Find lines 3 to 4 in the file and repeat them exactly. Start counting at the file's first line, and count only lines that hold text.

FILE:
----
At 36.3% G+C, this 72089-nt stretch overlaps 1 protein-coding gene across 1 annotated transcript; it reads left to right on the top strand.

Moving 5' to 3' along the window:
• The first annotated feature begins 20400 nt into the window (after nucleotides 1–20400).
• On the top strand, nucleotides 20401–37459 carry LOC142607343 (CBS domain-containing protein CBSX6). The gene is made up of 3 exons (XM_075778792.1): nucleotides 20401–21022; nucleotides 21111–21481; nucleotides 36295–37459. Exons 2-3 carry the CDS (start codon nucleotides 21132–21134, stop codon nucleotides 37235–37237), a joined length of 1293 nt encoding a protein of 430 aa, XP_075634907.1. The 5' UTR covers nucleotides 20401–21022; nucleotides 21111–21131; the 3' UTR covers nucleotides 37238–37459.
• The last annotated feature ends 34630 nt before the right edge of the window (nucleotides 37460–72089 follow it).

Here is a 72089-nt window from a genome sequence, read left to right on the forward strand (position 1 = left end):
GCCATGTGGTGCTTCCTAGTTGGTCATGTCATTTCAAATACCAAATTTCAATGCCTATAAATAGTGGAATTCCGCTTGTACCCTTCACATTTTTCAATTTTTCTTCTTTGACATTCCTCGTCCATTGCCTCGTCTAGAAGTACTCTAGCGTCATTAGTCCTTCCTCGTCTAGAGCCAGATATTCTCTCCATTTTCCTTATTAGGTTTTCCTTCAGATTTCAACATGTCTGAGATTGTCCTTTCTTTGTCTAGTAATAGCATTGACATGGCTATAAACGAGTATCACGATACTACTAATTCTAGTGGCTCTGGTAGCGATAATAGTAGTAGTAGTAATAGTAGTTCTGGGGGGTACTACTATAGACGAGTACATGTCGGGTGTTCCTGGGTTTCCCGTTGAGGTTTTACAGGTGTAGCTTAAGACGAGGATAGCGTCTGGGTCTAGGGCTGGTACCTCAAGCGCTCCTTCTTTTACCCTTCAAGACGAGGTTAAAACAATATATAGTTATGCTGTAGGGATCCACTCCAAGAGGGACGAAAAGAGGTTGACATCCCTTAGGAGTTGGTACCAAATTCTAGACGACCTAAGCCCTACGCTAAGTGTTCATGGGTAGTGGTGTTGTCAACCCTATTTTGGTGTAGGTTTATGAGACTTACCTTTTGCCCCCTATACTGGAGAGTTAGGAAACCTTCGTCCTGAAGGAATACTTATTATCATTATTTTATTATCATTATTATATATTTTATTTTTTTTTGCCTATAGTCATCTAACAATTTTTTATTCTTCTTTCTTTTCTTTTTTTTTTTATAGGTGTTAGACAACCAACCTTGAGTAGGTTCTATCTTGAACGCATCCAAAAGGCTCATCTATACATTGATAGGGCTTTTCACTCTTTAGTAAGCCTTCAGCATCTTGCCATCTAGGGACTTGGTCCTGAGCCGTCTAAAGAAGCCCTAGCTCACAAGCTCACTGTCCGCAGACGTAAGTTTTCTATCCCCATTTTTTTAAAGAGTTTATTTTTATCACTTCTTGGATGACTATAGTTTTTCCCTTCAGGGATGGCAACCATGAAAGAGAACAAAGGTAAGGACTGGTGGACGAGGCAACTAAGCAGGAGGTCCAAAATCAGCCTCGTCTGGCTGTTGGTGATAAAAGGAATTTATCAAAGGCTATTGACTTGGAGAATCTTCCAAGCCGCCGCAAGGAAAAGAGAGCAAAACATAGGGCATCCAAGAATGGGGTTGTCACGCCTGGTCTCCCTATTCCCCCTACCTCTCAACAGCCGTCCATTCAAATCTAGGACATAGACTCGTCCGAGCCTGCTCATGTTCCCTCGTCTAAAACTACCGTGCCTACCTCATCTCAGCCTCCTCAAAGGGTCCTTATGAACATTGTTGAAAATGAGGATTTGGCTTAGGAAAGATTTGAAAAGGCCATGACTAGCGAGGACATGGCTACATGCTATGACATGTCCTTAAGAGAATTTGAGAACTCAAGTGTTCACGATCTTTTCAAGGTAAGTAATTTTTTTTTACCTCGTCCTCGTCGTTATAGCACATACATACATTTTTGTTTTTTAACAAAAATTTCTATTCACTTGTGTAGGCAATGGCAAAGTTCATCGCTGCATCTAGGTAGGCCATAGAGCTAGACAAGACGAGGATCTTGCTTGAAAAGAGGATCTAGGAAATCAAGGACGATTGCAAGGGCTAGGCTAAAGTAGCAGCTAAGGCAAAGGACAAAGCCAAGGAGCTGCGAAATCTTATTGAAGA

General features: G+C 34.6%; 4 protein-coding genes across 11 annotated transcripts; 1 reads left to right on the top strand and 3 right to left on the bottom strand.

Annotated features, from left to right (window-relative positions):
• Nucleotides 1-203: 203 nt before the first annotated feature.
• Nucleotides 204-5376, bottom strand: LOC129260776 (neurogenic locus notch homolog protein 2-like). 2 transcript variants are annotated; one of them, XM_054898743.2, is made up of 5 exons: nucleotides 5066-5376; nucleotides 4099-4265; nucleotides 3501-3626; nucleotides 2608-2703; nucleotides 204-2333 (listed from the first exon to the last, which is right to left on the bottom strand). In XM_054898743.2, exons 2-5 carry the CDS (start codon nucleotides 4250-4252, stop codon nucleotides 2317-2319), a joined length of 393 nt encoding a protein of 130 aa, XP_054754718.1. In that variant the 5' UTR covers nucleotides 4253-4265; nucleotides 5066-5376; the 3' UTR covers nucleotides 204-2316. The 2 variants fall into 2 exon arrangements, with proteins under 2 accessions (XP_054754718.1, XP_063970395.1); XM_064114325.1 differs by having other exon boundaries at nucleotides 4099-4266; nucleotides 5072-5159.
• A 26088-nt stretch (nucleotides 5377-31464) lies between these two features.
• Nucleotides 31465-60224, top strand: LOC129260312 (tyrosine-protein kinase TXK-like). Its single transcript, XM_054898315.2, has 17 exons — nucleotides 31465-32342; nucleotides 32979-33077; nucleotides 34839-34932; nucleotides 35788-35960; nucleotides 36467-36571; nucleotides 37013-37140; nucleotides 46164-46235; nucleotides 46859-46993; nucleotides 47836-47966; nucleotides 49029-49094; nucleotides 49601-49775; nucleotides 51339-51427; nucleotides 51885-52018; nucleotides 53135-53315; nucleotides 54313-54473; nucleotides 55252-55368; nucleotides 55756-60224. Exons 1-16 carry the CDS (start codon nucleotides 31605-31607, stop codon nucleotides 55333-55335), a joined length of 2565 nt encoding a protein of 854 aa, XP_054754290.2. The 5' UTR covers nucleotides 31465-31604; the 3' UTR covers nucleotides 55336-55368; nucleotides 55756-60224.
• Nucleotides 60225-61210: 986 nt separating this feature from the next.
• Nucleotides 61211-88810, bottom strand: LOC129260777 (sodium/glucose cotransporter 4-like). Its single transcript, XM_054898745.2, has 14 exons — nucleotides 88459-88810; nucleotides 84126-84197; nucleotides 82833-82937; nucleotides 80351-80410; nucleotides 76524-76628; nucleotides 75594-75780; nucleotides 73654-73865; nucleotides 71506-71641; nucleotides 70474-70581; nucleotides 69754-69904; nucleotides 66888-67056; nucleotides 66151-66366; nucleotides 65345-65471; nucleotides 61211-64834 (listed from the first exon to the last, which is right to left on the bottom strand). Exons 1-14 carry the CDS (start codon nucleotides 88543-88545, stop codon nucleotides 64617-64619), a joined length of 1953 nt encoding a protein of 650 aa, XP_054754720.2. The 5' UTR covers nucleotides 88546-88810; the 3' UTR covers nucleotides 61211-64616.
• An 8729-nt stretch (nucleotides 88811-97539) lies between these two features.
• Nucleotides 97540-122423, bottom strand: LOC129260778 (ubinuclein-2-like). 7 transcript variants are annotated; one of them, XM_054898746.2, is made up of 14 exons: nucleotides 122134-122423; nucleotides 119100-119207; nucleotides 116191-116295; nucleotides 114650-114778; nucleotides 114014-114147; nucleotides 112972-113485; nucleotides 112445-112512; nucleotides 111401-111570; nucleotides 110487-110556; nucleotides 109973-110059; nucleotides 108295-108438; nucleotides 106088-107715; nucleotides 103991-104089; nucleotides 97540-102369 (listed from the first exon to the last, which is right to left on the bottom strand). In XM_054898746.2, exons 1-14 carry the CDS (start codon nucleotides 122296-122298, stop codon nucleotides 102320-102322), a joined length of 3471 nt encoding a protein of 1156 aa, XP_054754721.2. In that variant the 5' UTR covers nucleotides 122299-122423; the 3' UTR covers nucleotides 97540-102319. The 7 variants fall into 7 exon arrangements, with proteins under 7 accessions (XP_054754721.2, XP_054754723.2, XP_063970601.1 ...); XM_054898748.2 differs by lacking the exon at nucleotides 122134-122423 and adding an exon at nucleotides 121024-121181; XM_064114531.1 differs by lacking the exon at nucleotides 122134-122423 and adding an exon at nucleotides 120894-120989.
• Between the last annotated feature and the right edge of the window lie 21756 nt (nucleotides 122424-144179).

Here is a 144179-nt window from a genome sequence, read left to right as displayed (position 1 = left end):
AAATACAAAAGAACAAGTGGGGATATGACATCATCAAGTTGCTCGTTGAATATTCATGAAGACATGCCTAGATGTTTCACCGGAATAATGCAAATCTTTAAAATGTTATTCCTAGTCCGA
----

• The first annotated feature begins 20400 nt into the window (after nucleotides 1–20400).
• On the top strand, nucleotides 20401–37459 carry LOC142607343 (CBS domain-containing protein CBSX6). The gene is made up of 3 exons (XM_075778792.1): nucleotides 20401–21022; nucleotides 21111–21481; nucleotides 36295–37459. Exons 2-3 carry the CDS (start codon nucleotides 21132–21134, stop codon nucleotides 37235–37237), a joined length of 1293 nt encoding a protein of 430 aa, XP_075634907.1. The 5' UTR covers nucleotides 20401–21022; nucleotides 21111–21131; the 3' UTR covers nucleotides 37238–37459.